Drought and climate change flow through the small and large planning decisions we all make to save water, but what do bees and trees have in common with how we make smarter decisions for a future with less water?
Bees and other pollinators touch our lives every day and we must think smarter about the bee species that visit our neighborhoods, parks and yards. Declining native bee populations are a problem because one-third of our food supply is dependent on bees. Without bees we wouldn’t have an abundance of chile, apples, pumpkins and other fruit and vegetables we enjoy. Reasons for their decline include loss of habitat, nutrition and climate change.
Pollinator-friendly communities can benefit local economies through healthier ecosystems, increased vegetable and fruit crop yields and increased demand for pollinator-friendly plant materials from local growers. A long-standing value of Santa Fe is the preservation of historical and cultural landscapes and traditions. Pollinators, native plants and agriculture are intrinsic to preservation.
In order to reduce these trends, we must all act to protect pollinators by giving them the habitat and resources they need to thrive, changing our landscaping and educating others about what is at stake.
Fortunately, the City recognizes we can make a difference while there is still time through the Bees City Designation and the new TreeSmart Santa Fe Initiative. Both initiatives allow for the Parks Division, Environmental Services Divison and Water Conservation to work collaboratively on these efforts. Both programs also have considerable community support with over 27 city supporting non-profits, groups and supporting agencies signing onto the Bees resolution alone, allowing us the opportunity to work collectively to come up with solutions. Trees, Bees and Water are all connected. These two initiatives help us think collectively about every decision we make relative to what we are planting, what multiple purposes they serve, and how those plantings can be supported without creating additional outdoor water demand.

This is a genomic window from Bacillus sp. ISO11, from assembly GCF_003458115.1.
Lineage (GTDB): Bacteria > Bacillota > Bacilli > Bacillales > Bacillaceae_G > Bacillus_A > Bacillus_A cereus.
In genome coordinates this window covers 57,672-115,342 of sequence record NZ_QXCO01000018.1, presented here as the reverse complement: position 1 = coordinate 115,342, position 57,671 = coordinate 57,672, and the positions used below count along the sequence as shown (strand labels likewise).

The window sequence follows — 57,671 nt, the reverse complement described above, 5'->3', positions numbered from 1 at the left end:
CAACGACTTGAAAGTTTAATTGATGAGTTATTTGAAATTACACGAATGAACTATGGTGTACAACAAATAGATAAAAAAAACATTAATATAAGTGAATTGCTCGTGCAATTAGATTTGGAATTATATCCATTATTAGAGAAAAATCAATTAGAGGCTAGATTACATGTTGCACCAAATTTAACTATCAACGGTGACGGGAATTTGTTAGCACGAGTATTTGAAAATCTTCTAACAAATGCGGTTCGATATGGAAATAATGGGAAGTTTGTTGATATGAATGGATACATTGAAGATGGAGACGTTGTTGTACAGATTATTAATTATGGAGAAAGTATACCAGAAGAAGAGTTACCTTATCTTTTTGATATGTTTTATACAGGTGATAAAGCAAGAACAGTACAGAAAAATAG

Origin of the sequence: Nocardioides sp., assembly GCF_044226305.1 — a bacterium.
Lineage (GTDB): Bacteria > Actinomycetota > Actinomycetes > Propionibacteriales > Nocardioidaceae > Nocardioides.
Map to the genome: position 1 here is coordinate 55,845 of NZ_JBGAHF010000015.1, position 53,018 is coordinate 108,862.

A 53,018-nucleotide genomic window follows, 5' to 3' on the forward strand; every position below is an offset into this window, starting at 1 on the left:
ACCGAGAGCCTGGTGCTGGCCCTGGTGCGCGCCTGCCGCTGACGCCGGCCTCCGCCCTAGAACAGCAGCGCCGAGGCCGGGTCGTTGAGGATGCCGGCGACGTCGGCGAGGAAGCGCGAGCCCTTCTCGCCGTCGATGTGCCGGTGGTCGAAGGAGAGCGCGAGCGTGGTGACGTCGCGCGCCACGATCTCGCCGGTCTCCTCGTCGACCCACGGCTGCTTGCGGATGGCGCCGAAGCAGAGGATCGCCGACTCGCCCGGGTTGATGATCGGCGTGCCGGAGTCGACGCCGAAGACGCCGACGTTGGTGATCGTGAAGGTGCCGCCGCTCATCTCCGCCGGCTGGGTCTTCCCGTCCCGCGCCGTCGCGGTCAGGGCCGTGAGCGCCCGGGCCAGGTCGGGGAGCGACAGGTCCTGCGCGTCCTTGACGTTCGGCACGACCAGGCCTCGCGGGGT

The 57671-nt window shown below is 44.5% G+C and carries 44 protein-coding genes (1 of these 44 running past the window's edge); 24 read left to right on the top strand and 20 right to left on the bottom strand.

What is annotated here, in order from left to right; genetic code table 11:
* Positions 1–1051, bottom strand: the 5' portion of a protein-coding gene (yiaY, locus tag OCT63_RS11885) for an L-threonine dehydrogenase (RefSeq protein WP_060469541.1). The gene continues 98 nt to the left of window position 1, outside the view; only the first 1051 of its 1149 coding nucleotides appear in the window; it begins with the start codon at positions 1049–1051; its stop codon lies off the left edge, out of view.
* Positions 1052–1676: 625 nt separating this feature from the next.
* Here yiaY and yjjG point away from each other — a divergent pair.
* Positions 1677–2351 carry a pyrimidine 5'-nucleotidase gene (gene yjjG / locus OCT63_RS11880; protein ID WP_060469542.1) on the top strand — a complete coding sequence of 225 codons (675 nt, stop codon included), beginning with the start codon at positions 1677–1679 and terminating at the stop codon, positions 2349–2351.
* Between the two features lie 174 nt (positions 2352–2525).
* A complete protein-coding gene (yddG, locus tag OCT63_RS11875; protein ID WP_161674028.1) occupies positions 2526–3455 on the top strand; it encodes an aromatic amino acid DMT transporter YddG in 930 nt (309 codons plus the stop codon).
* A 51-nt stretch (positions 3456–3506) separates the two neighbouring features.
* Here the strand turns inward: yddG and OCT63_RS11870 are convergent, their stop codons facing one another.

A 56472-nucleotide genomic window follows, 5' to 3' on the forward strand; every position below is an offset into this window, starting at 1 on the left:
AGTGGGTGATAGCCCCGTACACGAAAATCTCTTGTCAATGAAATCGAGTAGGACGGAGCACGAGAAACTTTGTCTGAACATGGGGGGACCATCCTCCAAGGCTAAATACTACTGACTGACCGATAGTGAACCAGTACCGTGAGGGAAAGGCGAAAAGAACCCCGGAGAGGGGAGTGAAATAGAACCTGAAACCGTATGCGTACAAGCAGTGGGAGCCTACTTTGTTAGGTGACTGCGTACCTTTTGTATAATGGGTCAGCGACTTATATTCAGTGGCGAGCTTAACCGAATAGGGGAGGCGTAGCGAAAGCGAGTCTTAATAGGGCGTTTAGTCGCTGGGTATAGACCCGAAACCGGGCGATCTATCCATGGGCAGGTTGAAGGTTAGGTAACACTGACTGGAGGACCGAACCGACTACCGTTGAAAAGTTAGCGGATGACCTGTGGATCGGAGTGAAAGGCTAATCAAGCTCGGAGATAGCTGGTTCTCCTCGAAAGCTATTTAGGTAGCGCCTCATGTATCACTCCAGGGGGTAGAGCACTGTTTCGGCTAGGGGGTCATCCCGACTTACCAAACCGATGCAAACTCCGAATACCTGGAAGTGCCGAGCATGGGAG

The 3rd annual Next Generation Water Summit held June 2nd through the 4th will include community tours of the City’s demonstration gardens which will highlight planting selections that are low water use and attract pollinators and which tree type, placement and proper irrigation will ensure plants and trees thrive. Local nursery driven plant and tree lists prioritized by low water use, local availability and pollinator friendly established by multiple partners as part of committee work facilitated by the Randall Davey Audubon Center will also be distributed.
Working on these issues collectively is of the utmost importance. This month the City of Santa Fe is participating in the 10th Annual Wyland National Mayors’ Challenge for Water Conservation which is a friendly competition between cities across the country to see which city can be the most water wise through a series of informative, easy-to-use pledges online. Make your pledge at mywaterpledge.com to conserve water and save energy, and you can win $3,000 toward your annual utility bills, water saving fixtures, and hundreds of prizes.